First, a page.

PARIS — Europe’s meteorological satellite organization, Eumetsat, is likely to grow to 30 member states this year with the recent addition of Estonia and the imminent arrival of Lithuania, Bulgaria and Iceland as full members, Eumetsat Director-General Alain Ratier said Aug. 29.
In an interview, Ratier said that while these nations’ annual financial contributions will not be substantial, they have symbolic importance because Darmstadt, Germany-based Eumetsat is embarking on two large capital-investment programs.
The second-generation polar-orbiting Metop program and the next-generation Meteosat system in geostationary orbit — the latter featuring separate imaging and sounding satellites — are in their early stages. But both have received the approval of the Eumetsat administration and are moving forward.
Eumetsat members finance the organization in part through mandatory annual contributions based on the size of their national economies.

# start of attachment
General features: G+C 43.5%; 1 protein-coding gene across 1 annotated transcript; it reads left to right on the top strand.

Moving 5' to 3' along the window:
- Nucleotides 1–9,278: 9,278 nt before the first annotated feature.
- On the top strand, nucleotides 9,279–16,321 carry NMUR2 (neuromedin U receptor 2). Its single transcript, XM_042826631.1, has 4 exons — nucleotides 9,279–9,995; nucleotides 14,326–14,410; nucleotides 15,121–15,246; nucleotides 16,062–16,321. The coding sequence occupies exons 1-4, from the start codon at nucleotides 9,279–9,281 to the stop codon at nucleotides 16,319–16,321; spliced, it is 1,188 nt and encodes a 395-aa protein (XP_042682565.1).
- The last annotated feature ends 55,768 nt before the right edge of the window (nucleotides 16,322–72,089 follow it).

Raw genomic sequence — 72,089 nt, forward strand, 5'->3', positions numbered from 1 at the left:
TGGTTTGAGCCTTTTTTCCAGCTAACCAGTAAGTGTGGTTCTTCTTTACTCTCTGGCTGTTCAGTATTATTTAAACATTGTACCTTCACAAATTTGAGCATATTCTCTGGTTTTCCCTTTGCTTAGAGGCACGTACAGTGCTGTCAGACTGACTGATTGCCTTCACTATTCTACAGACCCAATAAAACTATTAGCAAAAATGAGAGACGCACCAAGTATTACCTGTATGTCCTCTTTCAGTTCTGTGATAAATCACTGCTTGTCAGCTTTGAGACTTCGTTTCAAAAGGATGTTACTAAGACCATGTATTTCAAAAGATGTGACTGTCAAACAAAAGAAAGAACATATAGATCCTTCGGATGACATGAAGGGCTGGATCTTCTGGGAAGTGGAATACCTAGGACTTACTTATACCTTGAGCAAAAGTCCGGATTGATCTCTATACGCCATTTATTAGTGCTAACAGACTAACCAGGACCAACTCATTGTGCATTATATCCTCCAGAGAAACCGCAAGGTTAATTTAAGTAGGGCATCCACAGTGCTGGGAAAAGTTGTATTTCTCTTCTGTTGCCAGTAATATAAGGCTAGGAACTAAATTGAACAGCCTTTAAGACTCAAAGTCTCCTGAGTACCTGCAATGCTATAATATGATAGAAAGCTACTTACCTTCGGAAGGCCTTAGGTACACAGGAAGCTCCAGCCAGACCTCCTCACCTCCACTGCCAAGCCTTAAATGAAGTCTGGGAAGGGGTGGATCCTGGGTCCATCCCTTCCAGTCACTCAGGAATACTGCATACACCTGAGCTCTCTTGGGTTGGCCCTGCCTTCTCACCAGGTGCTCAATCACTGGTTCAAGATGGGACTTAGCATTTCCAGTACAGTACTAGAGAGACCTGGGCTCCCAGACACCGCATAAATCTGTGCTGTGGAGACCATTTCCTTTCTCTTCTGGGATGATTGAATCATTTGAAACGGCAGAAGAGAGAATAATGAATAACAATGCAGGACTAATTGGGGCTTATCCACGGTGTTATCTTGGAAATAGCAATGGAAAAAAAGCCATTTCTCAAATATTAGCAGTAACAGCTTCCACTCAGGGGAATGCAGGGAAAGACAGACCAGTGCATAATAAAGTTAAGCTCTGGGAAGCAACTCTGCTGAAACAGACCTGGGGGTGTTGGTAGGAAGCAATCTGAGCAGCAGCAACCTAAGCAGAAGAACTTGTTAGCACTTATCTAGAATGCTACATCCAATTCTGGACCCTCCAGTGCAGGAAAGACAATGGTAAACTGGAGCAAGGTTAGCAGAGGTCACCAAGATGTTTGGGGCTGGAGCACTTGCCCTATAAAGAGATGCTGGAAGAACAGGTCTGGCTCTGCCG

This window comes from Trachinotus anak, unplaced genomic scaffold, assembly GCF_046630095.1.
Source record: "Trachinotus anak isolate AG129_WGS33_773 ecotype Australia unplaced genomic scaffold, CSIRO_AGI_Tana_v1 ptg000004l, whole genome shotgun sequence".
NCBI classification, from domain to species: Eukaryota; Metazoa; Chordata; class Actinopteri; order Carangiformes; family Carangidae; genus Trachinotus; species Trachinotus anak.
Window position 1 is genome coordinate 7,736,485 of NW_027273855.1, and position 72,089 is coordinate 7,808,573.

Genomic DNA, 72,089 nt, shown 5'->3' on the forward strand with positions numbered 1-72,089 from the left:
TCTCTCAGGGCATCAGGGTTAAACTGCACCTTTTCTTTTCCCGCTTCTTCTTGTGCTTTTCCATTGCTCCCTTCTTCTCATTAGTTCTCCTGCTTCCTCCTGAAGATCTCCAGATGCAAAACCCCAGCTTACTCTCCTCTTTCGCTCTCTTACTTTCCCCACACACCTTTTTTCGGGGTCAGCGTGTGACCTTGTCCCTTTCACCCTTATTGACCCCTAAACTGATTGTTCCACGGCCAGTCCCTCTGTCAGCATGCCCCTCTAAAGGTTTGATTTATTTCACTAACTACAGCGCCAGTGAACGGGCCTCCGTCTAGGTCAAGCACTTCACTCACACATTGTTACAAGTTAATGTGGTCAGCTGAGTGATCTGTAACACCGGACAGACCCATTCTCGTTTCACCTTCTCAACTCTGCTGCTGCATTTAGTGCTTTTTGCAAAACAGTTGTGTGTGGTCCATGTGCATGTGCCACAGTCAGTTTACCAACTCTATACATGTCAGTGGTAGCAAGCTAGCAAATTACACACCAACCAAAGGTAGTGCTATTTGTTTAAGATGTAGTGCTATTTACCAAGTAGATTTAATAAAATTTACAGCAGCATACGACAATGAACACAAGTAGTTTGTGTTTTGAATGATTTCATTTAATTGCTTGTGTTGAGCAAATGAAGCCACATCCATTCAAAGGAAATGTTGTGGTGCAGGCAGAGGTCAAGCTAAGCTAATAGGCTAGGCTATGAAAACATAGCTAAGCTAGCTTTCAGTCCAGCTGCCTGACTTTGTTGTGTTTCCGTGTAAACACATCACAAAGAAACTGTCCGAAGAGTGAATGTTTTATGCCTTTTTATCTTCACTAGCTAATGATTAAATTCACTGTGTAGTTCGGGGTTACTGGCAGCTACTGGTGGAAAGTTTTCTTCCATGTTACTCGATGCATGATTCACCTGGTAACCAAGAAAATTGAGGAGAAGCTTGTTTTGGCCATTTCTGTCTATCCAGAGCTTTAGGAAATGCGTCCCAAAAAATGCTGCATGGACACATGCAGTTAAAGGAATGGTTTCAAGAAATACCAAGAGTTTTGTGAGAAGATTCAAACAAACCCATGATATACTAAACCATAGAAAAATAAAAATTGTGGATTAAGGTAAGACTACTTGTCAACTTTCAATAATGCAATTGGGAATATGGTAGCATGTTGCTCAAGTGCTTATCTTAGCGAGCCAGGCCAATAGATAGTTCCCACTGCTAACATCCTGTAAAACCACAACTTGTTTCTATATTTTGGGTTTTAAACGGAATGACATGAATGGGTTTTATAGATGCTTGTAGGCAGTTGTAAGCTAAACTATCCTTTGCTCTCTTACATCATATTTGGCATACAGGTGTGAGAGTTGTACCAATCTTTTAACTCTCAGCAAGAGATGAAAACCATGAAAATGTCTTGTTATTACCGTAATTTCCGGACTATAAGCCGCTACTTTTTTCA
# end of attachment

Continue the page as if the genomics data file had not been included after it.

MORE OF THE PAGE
Ratier said the U.S.-European Jason-2 ocean-topography satellite, which was launched in June 2008 on a planned five-year mission, continues to operate in good health following a recent on-board anomaly and appears fit enough to remain functional until early 2017.
Jason-2’s health has become an issue because its successor, Jason-3, which Eumetsat is financing with the U.S. National Oceanic and Atmospheric Administration and with the French space agency, CNES, has been repeatedly delayed.
Ratier said Jason-3 is now planned for launch, aboard a Space Exploration Technologies Corp. Falcon 9 rocket, in March 2015. If that launch date holds, and Jason-2 remains in good health, users will not suffer any service interruption — a key requirement for the civil and military services using the Jason data.